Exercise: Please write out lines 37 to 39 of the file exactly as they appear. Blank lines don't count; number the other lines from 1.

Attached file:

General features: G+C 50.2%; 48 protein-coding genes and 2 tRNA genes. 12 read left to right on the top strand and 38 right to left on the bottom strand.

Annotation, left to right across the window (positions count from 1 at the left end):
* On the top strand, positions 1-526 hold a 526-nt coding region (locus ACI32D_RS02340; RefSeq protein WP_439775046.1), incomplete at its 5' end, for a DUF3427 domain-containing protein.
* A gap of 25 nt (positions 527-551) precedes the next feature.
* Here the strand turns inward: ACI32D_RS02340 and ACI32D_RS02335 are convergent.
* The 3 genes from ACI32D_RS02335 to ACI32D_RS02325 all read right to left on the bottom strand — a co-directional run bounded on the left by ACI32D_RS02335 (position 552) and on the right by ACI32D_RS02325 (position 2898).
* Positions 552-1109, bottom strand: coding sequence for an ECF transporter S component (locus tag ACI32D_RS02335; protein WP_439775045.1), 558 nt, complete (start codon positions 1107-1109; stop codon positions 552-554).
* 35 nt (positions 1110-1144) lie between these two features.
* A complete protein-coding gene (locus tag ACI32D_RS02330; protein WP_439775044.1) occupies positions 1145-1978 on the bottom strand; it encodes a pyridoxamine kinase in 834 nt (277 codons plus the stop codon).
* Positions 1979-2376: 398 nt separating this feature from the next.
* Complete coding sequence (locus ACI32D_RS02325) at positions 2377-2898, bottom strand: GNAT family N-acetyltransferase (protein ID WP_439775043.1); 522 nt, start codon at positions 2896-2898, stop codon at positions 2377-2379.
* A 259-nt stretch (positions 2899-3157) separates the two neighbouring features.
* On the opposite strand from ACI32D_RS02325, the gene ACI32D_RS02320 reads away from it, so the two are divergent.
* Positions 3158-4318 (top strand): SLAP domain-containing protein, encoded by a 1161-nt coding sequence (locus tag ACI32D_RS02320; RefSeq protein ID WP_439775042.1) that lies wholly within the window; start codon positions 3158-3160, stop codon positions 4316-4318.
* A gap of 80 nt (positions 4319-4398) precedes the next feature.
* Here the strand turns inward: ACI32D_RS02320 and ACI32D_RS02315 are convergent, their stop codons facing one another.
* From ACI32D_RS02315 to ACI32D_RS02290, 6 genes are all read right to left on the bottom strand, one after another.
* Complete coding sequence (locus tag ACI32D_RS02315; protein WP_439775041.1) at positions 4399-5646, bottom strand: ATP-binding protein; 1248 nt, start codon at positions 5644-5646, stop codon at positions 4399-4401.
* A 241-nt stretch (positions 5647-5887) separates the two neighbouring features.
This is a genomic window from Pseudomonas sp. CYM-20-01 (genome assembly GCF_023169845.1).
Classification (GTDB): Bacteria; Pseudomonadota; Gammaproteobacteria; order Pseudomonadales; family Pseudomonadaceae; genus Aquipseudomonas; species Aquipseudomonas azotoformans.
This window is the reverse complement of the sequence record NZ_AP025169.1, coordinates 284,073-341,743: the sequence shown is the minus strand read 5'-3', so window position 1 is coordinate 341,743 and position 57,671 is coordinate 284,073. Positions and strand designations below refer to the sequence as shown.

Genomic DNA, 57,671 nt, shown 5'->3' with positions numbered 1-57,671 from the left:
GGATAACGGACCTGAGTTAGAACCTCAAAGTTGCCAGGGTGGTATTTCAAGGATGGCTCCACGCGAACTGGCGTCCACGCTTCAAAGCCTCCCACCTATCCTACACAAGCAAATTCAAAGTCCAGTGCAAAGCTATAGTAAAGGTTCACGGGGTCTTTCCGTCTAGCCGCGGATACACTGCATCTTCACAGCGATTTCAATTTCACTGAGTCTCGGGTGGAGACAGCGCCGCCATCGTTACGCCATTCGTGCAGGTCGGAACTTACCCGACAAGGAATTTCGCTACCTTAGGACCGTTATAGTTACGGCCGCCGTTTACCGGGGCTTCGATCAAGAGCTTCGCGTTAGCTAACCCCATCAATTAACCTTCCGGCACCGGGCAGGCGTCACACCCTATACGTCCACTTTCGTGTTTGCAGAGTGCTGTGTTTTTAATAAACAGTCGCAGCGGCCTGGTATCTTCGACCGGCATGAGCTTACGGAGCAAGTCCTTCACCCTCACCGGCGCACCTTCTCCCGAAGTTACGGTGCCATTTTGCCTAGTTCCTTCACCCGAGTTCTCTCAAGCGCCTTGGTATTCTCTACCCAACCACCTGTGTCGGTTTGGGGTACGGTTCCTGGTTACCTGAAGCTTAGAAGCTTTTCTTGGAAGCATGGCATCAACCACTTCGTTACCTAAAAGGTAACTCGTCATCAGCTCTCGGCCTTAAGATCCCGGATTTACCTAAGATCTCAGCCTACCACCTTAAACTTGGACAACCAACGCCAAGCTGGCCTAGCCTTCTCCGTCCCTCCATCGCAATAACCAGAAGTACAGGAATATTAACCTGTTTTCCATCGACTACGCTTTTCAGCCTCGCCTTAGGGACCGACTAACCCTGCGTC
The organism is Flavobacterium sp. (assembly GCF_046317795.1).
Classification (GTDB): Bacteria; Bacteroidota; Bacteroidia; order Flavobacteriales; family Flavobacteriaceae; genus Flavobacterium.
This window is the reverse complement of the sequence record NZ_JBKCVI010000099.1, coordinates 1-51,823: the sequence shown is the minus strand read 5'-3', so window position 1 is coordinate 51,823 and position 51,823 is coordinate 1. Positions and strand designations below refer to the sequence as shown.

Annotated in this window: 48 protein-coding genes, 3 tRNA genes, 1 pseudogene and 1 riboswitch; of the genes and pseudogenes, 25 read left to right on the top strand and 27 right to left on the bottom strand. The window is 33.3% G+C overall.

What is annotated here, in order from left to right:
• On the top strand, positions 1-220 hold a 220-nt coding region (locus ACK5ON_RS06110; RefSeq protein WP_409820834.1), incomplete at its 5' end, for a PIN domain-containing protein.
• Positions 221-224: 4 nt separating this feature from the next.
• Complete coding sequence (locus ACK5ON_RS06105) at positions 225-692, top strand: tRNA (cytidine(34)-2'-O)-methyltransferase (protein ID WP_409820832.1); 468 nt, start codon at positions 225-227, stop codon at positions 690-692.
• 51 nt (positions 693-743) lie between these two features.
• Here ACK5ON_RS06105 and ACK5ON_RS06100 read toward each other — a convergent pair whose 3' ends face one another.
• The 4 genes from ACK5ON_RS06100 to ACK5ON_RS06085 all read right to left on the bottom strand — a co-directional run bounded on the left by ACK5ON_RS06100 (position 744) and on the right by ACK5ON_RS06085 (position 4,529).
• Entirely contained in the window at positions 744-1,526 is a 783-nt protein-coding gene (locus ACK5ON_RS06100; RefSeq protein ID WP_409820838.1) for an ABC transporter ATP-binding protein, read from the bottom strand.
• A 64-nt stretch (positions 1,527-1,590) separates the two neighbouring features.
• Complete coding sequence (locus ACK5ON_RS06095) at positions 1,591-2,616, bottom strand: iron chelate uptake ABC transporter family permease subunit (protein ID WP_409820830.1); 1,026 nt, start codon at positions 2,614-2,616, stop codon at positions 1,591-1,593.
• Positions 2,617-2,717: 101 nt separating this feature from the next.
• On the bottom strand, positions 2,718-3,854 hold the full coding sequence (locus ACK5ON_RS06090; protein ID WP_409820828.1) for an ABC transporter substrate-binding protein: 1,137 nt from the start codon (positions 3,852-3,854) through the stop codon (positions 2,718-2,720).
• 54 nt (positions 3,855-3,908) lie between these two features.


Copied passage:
• A 64-nt stretch (positions 1,527-1,590) separates the two neighbouring features.
• Complete coding sequence (locus ACK5ON_RS06095) at positions 1,591-2,616, bottom strand: iron chelate uptake ABC transporter family permease subunit (protein ID WP_409820830.1); 1,026 nt, start codon at positions 2,614-2,616, stop codon at positions 1,591-1,593.
• Positions 2,617-2,717: 101 nt separating this feature from the next.